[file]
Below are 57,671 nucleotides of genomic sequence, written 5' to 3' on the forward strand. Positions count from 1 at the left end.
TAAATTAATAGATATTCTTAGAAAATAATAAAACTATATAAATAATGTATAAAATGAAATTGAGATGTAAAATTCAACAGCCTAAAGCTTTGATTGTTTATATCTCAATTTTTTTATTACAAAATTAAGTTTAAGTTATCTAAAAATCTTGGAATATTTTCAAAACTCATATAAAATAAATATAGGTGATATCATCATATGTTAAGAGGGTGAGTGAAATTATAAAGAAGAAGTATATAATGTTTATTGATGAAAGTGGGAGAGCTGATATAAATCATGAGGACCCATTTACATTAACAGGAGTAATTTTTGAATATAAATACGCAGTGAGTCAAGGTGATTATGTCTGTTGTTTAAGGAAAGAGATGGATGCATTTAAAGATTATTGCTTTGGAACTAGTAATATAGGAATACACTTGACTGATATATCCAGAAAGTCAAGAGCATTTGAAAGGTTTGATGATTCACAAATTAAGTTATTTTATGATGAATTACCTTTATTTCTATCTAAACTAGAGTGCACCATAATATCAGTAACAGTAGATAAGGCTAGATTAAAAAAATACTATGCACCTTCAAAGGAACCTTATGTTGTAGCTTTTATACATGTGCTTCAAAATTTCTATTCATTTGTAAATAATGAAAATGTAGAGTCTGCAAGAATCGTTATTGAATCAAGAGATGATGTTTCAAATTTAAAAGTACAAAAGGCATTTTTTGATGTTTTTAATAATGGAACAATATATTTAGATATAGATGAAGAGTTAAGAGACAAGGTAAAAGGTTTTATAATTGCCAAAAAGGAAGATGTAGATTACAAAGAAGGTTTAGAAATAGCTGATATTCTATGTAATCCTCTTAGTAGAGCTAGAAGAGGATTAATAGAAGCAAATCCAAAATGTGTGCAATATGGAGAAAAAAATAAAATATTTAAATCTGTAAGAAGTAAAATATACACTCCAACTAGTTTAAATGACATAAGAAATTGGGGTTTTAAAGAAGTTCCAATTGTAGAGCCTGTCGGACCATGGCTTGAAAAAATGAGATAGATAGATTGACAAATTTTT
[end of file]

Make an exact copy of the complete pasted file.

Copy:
Below are 57,671 nucleotides of genomic sequence, written 5' to 3' on the forward strand. Positions count from 1 at the left end.
TAAATTAATAGATATTCTTAGAAAATAATAAAACTATATAAATAATGTATAAAATGAAATTGAGATGTAAAATTCAACAGCCTAAAGCTTTGATTGTTTATATCTCAATTTTTTTATTACAAAATTAAGTTTAAGTTATCTAAAAATCTTGGAATATTTTCAAAACTCATATAAAATAAATATAGGTGATATCATCATATGTTAAGAGGGTGAGTGAAATTATAAAGAAGAAGTATATAATGTTTATTGATGAAAGTGGGAGAGCTGATATAAATCATGAGGACCCATTTACATTAACAGGAGTAATTTTTGAATATAAATACGCAGTGAGTCAAGGTGATTATGTCTGTTGTTTAAGGAAAGAGATGGATGCATTTAAAGATTATTGCTTTGGAACTAGTAATATAGGAATACACTTGACTGATATATCCAGAAAGTCAAGAGCATTTGAAAGGTTTGATGATTCACAAATTAAGTTATTTTATGATGAATTACCTTTATTTCTATCTAAACTAGAGTGCACCATAATATCAGTAACAGTAGATAAGGCTAGATTAAAAAAATACTATGCACCTTCAAAGGAACCTTATGTTGTAGCTTTTATACATGTGCTTCAAAATTTCTATTCATTTGTAAATAATGAAAATGTAGAGTCTGCAAGAATCGTTATTGAATCAAGAGATGATGTTTCAAATTTAAAAGTACAAAAGGCATTTTTTGATGTTTTTAATAATGGAACAATATATTTAGATATAGATGAAGAGTTAAGAGACAAGGTAAAAGGTTTTATAATTGCCAAAAAGGAAGATGTAGATTACAAAGAAGGTTTAGAAATAGCTGATATTCTATGTAATCCTCTTAGTAGAGCTAGAAGAGGATTAATAGAAGCAAATCCAAAATGTGTGCAATATGGAGAAAAAAATAAAATATTTAAATCTGTAAGAAGTAAAATATACACTCCAACTAGTTTAAATGACATAAGAAATTGGGGTTTTAAAGAAGTTCCAATTGTAGAGCCTGTCGGACCATGGCTTGAAAAAATGAGATAGATAGATTGACAAATTTTT